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Saturday, October 16, 2021
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Last summer's rainstorms brought record-high lake levels and catastrophic damage to parts of the region. Now, the county is preparing for another summer of floods.

Community looks to past floods, prepares for future

Community leaders looking to stave off the impacts of future lake level rises met with the authors behind an analysis of last year's floods at the Dane County UW-Extension office Monday.

The Lake Levels Task Force and concerned citizens heard presentations from assistant Dane County Land and Water Resources Director John Reimer and Wisconsin Resource Engineering Division Manager Jeremy Balousek, who contributed to the report. 

In his presentation, Reimer outlined possible ways of altering waterways around Madison to reduce water levels and increase flow through the chain of lakes. 

Reimer and the technical committee modeled several mitigation and adaptation strategies, like lowering the lakes by a foot, maintaining their current levels or combinations of pumping and dredging to enhance flow.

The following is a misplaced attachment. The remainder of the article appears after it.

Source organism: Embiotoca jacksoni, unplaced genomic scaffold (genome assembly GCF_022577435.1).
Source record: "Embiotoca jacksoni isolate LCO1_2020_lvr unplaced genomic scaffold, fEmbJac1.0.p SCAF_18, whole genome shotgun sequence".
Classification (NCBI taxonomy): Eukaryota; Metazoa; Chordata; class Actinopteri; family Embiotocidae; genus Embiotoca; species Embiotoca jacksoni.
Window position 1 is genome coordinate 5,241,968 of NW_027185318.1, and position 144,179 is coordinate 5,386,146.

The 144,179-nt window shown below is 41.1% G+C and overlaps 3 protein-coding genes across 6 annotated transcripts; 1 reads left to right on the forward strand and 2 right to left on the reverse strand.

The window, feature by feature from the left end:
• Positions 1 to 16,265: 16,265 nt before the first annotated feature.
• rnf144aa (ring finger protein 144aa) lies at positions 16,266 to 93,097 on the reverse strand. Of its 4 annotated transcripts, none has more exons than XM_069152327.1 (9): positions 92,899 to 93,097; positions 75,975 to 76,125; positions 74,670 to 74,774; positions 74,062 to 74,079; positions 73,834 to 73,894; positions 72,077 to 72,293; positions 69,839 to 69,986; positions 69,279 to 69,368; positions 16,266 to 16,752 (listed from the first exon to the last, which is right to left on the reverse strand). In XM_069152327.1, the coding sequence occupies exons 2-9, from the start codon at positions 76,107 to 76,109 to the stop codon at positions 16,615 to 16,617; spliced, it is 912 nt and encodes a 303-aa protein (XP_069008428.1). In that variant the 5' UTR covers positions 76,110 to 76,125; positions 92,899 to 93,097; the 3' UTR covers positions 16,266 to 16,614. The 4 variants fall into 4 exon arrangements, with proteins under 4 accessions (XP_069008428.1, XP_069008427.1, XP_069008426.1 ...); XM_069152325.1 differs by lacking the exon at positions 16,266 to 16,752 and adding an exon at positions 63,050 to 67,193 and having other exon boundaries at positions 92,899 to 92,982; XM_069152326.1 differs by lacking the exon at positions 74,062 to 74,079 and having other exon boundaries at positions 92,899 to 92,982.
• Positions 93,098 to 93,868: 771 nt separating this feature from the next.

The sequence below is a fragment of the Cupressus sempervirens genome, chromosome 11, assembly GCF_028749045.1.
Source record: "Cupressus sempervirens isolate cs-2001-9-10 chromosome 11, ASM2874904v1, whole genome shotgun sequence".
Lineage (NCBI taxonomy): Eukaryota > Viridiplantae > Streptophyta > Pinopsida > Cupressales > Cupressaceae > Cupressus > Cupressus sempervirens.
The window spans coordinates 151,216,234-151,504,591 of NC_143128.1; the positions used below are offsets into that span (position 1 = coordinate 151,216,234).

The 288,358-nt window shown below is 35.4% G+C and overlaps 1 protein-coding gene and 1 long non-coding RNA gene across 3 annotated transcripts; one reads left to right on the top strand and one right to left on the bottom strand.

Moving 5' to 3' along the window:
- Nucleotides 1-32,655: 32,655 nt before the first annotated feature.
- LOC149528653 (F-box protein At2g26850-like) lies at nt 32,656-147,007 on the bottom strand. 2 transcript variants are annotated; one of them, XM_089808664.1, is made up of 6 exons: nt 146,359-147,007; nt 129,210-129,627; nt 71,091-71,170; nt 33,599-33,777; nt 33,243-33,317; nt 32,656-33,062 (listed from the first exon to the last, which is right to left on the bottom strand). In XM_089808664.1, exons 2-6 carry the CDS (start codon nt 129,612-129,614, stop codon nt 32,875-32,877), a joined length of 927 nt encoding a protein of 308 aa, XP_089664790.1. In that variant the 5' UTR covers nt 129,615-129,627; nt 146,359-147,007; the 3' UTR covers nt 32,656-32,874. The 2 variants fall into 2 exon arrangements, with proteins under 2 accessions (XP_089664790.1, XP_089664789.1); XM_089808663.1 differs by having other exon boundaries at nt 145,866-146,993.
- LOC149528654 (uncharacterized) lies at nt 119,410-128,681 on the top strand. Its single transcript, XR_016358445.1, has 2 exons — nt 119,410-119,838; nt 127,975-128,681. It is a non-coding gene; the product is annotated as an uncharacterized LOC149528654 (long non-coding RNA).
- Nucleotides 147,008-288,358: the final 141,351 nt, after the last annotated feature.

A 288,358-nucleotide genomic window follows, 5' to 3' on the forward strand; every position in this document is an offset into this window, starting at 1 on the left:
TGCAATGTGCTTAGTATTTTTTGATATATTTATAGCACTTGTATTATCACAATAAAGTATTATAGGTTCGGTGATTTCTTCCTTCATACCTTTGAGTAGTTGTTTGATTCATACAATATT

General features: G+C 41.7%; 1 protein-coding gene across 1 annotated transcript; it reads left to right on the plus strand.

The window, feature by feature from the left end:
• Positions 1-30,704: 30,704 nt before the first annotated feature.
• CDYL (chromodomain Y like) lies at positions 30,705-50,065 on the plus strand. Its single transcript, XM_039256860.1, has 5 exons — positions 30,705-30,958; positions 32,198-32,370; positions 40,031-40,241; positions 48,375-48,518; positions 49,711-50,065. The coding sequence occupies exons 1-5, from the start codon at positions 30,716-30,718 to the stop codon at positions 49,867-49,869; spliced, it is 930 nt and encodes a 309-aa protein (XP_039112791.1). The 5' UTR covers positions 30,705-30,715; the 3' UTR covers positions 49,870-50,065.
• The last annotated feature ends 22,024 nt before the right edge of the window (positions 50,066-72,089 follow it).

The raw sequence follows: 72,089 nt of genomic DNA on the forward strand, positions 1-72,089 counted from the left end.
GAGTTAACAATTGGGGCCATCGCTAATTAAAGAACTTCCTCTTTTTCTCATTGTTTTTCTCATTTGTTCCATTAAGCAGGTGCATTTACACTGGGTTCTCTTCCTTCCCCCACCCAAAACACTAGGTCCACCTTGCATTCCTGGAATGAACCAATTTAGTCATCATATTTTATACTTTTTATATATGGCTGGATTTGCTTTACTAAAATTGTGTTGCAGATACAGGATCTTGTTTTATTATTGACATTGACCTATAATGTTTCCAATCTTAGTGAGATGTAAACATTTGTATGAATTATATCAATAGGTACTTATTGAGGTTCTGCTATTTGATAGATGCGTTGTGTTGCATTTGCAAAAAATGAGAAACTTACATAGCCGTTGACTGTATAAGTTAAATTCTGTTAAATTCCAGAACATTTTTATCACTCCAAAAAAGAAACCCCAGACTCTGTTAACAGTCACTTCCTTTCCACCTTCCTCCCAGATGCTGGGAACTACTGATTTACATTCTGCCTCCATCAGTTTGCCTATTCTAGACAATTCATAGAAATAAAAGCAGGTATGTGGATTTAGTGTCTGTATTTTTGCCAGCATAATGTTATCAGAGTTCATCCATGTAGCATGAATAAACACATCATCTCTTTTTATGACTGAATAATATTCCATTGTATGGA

The scenarios were modeled using data collected from the watershed, and generated in collaboration between city and UW-Madison engineers and hydrologists

“We’re thinking, what can we do for the community to provide a tool that’s going to help us answer questions in the future?” Reimer said. “How can we use these tools to help address flooding?”

The technical committee also paused to acknowledge that what happens on land impacts lake’s flooding. 

UW-Madison professor and report contributor Dick Lathrop emphasized the importance of getting water out of the lakes before additional adaptation measures are put in place. 

Balousek stressed that improving water retention is critical to keeping the lakes at a stable level. He discussed implementing policies that would promote sound development practices and spoke out against recent legislation that impedes those efforts. 

The Lakes and Watersheds Committee will meet five more times this spring before it presents policy recommendations to the county board. In the meantime, it is welcoming all comments and questions regarding its process on its website.

“The Madison area lakes are the most studied lakes in the world,” said Lakes and Watershed Committee Chair Pam Porter. “[Students] put the Wisconsin Idea into action by submitting comments and looking at the big ideas.” 

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